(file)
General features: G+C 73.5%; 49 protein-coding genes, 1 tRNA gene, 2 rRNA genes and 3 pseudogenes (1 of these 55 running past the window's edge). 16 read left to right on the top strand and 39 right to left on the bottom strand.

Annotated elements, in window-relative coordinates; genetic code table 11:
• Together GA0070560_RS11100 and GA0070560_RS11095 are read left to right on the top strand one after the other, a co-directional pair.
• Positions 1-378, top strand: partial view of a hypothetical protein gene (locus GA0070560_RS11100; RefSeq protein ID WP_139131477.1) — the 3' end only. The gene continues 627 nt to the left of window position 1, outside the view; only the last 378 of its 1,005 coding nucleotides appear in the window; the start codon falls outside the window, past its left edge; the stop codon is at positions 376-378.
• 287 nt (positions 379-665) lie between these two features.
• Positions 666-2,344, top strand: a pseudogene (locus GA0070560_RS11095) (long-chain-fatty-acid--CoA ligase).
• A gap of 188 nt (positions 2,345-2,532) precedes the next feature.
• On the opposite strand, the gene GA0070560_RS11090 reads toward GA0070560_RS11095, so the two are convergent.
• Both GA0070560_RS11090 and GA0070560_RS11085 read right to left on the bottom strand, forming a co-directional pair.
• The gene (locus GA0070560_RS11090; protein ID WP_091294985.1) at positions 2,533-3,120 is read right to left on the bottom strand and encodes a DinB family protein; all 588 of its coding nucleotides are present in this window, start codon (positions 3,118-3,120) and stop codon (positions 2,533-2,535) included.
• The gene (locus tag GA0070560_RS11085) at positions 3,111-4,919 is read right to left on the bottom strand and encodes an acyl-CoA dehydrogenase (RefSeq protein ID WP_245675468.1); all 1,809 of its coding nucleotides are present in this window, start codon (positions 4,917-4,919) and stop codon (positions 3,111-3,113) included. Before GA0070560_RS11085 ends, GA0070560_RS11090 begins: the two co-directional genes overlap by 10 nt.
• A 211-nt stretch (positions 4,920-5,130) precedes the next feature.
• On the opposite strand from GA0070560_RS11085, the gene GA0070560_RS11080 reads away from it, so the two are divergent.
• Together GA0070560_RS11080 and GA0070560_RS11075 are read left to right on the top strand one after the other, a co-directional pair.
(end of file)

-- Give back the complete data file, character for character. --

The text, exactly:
General features: G+C 73.5%; 49 protein-coding genes, 1 tRNA gene, 2 rRNA genes and 3 pseudogenes (1 of these 55 running past the window's edge). 16 read left to right on the top strand and 39 right to left on the bottom strand.

Annotated elements, in window-relative coordinates; genetic code table 11:
• Together GA0070560_RS11100 and GA0070560_RS11095 are read left to right on the top strand one after the other, a co-directional pair.
• Positions 1-378, top strand: partial view of a hypothetical protein gene (locus GA0070560_RS11100; RefSeq protein ID WP_139131477.1) — the 3' end only. The gene continues 627 nt to the left of window position 1, outside the view; only the last 378 of its 1,005 coding nucleotides appear in the window; the start codon falls outside the window, past its left edge; the stop codon is at positions 376-378.
• 287 nt (positions 379-665) lie between these two features.
• Positions 666-2,344, top strand: a pseudogene (locus GA0070560_RS11095) (long-chain-fatty-acid--CoA ligase).
• A gap of 188 nt (positions 2,345-2,532) precedes the next feature.
• On the opposite strand, the gene GA0070560_RS11090 reads toward GA0070560_RS11095, so the two are convergent.
• Both GA0070560_RS11090 and GA0070560_RS11085 read right to left on the bottom strand, forming a co-directional pair.
• The gene (locus GA0070560_RS11090; protein ID WP_091294985.1) at positions 2,533-3,120 is read right to left on the bottom strand and encodes a DinB family protein; all 588 of its coding nucleotides are present in this window, start codon (positions 3,118-3,120) and stop codon (positions 2,533-2,535) included.
• The gene (locus tag GA0070560_RS11085) at positions 3,111-4,919 is read right to left on the bottom strand and encodes an acyl-CoA dehydrogenase (RefSeq protein ID WP_245675468.1); all 1,809 of its coding nucleotides are present in this window, start codon (positions 4,917-4,919) and stop codon (positions 3,111-3,113) included. Before GA0070560_RS11085 ends, GA0070560_RS11090 begins: the two co-directional genes overlap by 10 nt.
• A 211-nt stretch (positions 4,920-5,130) precedes the next feature.
• On the opposite strand from GA0070560_RS11085, the gene GA0070560_RS11080 reads away from it, so the two are divergent.
• Together GA0070560_RS11080 and GA0070560_RS11075 are read left to right on the top strand one after the other, a co-directional pair.